STUDIES OF CHLOROPHYLL‐CHLOROPHYLL AND CHLOROPHYLL‐LIGAND INTERACTIONS BY VISIBLE ABSORPTION AND INFRARED SPECTROSCOPY AT LOW TEMPERATURES

T. M. Cotton*, Paul A Loach, J. J. Katz, K. Ballschmiter

*Corresponding author for this work

Research output: Contribution to journalArticlepeer-review

87 Scopus citations

Abstract

Abstract— A comparison of the visible absorption and infrared spectra of various chlorophyll‐chlorophyll (Chl) and Chi‐nucleophile aggregates at room temperature and at low temperatures has been made. The IR data provide structural information indispensable for the interpretation of the visible spectra. As a necessary preliminary, it is shown that Chl a solutions in nonpolar solvents can be prepared by appropriate drying techniques that contain at a conservative estimate ≤ 3 mol % of water (i.e. Chl a/H2O > 30:1). Very dry solutions of Chl a or Pyrochl a(≥ 10 mM) in toluene or methylcyclohexane‐isopentane solution show only slight changes in visible spectra on cooling to 77 K. From IR, additional Chl‐Chl aggregation occurs on cooling in methylcyclohexane‐isopentane but not to a significant extent in toluene. Dilute (10 μM) solutions of Chl a or Pyrochl a in nonpolar solvents form a new absorption peak near 700 nm at low temperatures, which we attribute to traces of water in the solvent or other residual nucleophiles not removed during the Chl purification. Addition of stoichiometric amounts of water increases the size of the ˜700 nm peak even in dilute Chl solutions. Chlorophyll a, Pyrochl a, but not pheophytin a are shown to interact with nucleophiles of the general type RXH (where R= H or alkyl, and X = O, N, or S). Such nucleophiles can coordinate to the Mg atom of one Chl molecule by lone pairs on O, N, or S, and hydrogen bond to oxygen donor functions in another Chl molecule. A ˜0.1 M solution of Chl a or Pyrochl a in toluene containing 1.5 equivalents of ethanol is converted almost entirely to a species absorbing at ˜700 nm at 77 K. Infrared spectroscopy shows conclusively that it is the keto C=O function that is involved in the cross‐linking by hydrogen bonding, a conclusion supported by the observation that Pyrochl a forms a very similar red‐shifted species at low temperatures, despite the absence of a carbomethoxy C=O function. n‐Butylamine and ethanethiol interact in much the same way as does ethanol to form species red shifted to ˜700 nm. A variety of possible structures for the low temperature forms is discussed, and the use of these red shifted species as paradigms for photoreaction center Chl is described.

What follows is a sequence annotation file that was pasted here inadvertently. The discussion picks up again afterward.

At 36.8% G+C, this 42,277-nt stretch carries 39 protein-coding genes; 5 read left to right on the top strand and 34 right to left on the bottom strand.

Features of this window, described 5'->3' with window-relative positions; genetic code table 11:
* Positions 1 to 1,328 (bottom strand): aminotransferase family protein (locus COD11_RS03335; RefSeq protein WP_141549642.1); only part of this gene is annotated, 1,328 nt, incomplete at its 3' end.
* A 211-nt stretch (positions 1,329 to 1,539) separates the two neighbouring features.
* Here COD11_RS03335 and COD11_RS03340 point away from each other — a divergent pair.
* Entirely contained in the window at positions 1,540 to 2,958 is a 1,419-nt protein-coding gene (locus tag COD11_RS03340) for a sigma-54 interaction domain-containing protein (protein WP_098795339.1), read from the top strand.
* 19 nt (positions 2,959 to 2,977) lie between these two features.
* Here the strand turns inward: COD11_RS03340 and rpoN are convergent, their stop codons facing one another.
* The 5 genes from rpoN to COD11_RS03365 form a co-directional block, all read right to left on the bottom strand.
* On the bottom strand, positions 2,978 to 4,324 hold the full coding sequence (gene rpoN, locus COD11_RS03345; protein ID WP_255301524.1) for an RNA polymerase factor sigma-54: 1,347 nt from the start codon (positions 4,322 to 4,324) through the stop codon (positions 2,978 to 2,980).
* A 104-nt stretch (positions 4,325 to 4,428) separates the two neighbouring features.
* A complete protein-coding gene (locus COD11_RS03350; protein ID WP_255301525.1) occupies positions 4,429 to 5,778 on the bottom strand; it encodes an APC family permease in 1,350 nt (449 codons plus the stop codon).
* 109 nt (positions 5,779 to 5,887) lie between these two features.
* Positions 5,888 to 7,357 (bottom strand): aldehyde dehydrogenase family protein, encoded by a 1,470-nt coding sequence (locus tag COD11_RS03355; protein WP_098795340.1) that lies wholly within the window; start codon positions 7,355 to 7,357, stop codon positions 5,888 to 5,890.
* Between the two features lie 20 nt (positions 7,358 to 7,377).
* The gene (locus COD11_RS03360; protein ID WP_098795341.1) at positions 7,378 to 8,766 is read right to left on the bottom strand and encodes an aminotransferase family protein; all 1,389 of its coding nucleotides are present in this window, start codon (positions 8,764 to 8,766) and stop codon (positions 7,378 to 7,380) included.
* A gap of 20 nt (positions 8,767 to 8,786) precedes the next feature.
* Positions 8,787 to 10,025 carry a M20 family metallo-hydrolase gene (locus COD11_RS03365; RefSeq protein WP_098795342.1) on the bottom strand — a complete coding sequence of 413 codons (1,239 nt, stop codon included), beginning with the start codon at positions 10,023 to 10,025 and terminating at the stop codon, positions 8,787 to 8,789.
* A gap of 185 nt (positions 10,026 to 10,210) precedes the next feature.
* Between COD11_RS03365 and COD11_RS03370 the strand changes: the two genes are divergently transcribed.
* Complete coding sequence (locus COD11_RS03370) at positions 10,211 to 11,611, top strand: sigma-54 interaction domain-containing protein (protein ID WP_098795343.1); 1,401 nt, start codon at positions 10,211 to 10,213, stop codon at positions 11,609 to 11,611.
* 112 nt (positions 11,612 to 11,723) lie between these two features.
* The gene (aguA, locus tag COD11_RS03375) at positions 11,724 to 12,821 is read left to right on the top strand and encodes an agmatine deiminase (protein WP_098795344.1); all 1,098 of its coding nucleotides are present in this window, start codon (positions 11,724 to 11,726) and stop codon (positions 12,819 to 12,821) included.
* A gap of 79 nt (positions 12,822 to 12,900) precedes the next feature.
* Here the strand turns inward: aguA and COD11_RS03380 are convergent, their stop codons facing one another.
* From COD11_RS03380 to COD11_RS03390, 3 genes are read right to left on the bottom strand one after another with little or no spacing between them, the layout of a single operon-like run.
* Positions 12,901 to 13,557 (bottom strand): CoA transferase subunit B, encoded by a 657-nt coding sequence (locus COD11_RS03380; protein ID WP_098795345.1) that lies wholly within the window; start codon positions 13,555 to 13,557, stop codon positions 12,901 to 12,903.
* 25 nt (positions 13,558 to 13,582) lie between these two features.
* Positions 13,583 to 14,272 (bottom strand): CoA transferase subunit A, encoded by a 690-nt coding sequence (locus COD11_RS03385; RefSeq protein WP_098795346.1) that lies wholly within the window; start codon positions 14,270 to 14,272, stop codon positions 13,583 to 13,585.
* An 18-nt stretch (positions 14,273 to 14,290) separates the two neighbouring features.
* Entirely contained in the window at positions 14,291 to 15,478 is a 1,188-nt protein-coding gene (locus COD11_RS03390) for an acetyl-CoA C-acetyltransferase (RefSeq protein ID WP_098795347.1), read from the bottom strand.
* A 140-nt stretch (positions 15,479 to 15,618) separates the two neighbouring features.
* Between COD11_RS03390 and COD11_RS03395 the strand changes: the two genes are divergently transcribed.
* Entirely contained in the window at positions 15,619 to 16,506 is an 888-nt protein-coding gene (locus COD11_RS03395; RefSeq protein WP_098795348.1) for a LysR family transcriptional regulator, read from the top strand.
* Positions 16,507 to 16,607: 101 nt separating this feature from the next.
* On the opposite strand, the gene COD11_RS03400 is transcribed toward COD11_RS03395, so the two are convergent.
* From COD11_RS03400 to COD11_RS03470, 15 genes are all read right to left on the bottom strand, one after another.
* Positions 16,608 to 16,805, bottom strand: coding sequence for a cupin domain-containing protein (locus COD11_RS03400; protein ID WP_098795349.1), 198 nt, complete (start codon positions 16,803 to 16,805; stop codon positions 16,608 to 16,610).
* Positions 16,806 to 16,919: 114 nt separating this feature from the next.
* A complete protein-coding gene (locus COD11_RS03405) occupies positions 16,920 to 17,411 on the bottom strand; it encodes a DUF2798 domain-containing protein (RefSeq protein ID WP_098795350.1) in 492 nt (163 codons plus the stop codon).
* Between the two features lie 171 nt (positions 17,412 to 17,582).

Original languageEnglish (US)
Pages (from-to)735-749
Number of pages15
JournalPhotochemistry and Photobiology
Volume27
Issue number6
DOIs
StatePublished - Jan 1 1978

ASJC Scopus subject areas

  • Biochemistry
  • Physical and Theoretical Chemistry

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